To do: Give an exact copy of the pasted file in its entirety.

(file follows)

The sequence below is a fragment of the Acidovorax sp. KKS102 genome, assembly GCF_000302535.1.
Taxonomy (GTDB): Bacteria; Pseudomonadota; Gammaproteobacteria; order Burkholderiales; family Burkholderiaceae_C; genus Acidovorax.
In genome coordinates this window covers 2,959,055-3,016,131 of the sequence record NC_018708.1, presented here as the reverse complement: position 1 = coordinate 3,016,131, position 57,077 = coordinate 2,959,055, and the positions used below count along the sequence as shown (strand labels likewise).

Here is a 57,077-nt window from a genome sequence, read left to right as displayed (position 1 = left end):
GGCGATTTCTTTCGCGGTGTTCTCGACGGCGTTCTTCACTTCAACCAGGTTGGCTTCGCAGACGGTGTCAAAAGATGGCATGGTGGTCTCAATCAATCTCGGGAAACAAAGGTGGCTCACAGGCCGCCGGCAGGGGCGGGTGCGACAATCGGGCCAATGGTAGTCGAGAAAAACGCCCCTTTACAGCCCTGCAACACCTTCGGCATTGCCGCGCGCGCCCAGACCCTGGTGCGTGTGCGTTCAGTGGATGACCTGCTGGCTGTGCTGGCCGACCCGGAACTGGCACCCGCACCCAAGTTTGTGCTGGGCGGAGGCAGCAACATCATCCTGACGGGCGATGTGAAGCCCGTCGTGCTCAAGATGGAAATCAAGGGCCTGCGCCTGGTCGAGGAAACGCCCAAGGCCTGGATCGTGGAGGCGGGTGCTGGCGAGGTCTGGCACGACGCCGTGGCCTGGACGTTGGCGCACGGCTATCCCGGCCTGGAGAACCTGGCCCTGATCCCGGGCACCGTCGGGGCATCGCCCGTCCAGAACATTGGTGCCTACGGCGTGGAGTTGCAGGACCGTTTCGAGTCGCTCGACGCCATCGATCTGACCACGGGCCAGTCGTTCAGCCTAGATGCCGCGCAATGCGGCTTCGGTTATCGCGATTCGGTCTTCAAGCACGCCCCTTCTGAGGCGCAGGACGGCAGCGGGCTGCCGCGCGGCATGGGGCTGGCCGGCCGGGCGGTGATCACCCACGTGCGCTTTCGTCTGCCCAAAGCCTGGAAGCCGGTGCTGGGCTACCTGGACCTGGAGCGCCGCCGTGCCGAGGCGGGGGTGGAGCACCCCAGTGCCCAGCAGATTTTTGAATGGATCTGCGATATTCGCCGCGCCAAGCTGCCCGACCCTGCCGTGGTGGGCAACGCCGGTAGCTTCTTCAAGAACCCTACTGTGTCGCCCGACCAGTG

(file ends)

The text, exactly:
The sequence below is a fragment of the Acidovorax sp. KKS102 genome, assembly GCF_000302535.1.
Taxonomy (GTDB): Bacteria; Pseudomonadota; Gammaproteobacteria; order Burkholderiales; family Burkholderiaceae_C; genus Acidovorax.
In genome coordinates this window covers 2,959,055-3,016,131 of the sequence record NC_018708.1, presented here as the reverse complement: position 1 = coordinate 3,016,131, position 57,077 = coordinate 2,959,055, and the positions used below count along the sequence as shown (strand labels likewise).

Here is a 57,077-nt window from a genome sequence, read left to right as displayed (position 1 = left end):
GGCGATTTCTTTCGCGGTGTTCTCGACGGCGTTCTTCACTTCAACCAGGTTGGCTTCGCAGACGGTGTCAAAAGATGGCATGGTGGTCTCAATCAATCTCGGGAAACAAAGGTGGCTCACAGGCCGCCGGCAGGGGCGGGTGCGACAATCGGGCCAATGGTAGTCGAGAAAAACGCCCCTTTACAGCCCTGCAACACCTTCGGCATTGCCGCGCGCGCCCAGACCCTGGTGCGTGTGCGTTCAGTGGATGACCTGCTGGCTGTGCTGGCCGACCCGGAACTGGCACCCGCACCCAAGTTTGTGCTGGGCGGAGGCAGCAACATCATCCTGACGGGCGATGTGAAGCCCGTCGTGCTCAAGATGGAAATCAAGGGCCTGCGCCTGGTCGAGGAAACGCCCAAGGCCTGGATCGTGGAGGCGGGTGCTGGCGAGGTCTGGCACGACGCCGTGGCCTGGACGTTGGCGCACGGCTATCCCGGCCTGGAGAACCTGGCCCTGATCCCGGGCACCGTCGGGGCATCGCCCGTCCAGAACATTGGTGCCTACGGCGTGGAGTTGCAGGACCGTTTCGAGTCGCTCGACGCCATCGATCTGACCACGGGCCAGTCGTTCAGCCTAGATGCCGCGCAATGCGGCTTCGGTTATCGCGATTCGGTCTTCAAGCACGCCCCTTCTGAGGCGCAGGACGGCAGCGGGCTGCCGCGCGGCATGGGGCTGGCCGGCCGGGCGGTGATCACCCACGTGCGCTTTCGTCTGCCCAAAGCCTGGAAGCCGGTGCTGGGCTACCTGGACCTGGAGCGCCGCCGTGCCGAGGCGGGGGTGGAGCACCCCAGTGCCCAGCAGATTTTTGAATGGATCTGCGATATTCGCCGCGCCAAGCTGCCCGACCCTGCCGTGGTGGGCAACGCCGGTAGCTTCTTCAAGAACCCTACTGTGTCGCCCGACCAGTG